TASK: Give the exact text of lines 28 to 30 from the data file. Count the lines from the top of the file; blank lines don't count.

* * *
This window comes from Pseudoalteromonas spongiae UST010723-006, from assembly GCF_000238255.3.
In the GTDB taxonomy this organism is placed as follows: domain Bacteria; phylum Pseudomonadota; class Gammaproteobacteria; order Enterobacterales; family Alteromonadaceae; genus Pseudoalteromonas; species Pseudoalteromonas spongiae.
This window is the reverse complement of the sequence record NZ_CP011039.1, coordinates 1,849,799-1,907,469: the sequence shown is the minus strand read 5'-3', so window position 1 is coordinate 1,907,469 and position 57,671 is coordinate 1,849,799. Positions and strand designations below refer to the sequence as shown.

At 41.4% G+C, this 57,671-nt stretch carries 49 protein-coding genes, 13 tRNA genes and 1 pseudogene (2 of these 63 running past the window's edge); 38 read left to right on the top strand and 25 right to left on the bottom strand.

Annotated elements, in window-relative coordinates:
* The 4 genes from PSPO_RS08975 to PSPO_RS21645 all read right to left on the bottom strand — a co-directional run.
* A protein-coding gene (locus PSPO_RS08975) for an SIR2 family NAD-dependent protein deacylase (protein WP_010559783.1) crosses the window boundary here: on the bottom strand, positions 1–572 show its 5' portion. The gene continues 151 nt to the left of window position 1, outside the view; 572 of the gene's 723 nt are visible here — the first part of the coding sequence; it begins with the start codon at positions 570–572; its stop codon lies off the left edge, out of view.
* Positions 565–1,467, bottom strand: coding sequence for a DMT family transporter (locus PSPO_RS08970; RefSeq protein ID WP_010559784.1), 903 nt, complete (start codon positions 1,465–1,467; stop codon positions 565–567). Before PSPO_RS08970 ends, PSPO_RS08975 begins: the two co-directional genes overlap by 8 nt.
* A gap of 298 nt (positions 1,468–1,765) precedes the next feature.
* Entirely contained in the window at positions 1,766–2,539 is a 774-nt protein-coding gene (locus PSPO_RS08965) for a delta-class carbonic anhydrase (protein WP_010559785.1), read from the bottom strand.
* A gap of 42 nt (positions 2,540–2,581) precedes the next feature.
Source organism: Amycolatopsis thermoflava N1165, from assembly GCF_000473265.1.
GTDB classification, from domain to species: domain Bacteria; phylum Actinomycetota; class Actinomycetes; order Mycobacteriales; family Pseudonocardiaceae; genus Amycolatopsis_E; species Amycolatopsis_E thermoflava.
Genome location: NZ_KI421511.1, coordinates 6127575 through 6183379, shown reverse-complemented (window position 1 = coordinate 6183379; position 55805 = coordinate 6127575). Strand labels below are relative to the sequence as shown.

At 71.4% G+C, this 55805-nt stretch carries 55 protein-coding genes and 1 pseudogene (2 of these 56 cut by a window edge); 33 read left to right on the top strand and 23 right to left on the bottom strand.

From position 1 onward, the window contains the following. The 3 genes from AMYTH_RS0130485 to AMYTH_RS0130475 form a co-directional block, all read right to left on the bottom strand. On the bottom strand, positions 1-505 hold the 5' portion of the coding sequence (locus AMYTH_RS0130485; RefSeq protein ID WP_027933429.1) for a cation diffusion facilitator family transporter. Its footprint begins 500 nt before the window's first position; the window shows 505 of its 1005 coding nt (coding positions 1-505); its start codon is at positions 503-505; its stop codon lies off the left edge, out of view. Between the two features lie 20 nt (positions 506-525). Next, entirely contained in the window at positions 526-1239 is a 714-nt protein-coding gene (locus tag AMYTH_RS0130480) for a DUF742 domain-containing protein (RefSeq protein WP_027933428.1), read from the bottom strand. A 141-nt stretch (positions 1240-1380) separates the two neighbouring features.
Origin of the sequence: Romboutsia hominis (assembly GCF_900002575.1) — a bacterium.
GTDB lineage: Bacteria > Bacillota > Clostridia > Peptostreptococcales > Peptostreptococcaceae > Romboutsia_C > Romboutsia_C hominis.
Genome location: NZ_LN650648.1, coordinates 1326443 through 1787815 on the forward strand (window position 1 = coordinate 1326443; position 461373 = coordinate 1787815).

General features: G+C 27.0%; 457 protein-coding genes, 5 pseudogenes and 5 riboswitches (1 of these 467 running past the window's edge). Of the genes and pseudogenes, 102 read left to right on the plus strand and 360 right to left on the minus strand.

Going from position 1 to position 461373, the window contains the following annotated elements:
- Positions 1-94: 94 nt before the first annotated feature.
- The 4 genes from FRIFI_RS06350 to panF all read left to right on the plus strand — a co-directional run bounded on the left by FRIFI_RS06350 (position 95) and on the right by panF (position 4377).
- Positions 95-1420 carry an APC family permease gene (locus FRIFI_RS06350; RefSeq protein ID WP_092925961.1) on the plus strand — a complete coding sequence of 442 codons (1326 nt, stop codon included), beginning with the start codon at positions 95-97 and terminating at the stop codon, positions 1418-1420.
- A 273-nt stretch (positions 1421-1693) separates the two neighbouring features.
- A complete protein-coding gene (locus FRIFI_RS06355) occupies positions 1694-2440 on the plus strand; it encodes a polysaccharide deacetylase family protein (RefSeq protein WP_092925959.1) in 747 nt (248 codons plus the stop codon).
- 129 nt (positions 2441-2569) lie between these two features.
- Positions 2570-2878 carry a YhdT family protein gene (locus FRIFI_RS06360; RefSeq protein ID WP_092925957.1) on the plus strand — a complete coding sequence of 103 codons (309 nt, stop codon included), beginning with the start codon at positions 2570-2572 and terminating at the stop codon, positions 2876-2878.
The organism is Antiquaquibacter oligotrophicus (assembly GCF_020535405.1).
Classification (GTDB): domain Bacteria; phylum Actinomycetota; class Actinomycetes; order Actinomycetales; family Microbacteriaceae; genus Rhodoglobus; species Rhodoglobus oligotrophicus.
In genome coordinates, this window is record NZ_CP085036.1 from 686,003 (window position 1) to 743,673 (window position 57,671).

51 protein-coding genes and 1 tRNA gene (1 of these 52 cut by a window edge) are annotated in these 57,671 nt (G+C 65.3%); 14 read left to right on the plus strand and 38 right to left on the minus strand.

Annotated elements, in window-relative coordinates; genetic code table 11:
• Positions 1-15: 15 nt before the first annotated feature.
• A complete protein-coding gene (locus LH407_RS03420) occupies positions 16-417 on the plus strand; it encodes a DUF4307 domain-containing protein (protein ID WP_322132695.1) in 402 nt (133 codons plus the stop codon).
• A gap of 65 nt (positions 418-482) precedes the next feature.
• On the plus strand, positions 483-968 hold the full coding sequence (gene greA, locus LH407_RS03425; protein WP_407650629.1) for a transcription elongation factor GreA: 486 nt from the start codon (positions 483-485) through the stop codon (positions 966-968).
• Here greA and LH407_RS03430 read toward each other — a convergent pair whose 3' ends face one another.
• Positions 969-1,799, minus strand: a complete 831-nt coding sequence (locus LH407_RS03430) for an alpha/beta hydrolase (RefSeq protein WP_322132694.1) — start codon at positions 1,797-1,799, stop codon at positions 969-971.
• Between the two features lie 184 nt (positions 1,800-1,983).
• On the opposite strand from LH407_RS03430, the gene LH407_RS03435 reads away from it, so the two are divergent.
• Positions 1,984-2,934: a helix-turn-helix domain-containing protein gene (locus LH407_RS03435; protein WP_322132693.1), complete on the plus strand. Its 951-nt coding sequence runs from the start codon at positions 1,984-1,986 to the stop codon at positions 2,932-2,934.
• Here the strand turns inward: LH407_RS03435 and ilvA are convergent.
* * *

- Positions 2570-2878 carry a YhdT family protein gene (locus FRIFI_RS06360; RefSeq protein ID WP_092925957.1) on the plus strand — a complete coding sequence of 103 codons (309 nt, stop codon included), beginning with the start codon at positions 2570-2572 and terminating at the stop codon, positions 2876-2878.
The organism is Antiquaquibacter oligotrophicus (assembly GCF_020535405.1).
Classification (GTDB): domain Bacteria; phylum Actinomycetota; class Actinomycetes; order Actinomycetales; family Microbacteriaceae; genus Rhodoglobus; species Rhodoglobus oligotrophicus.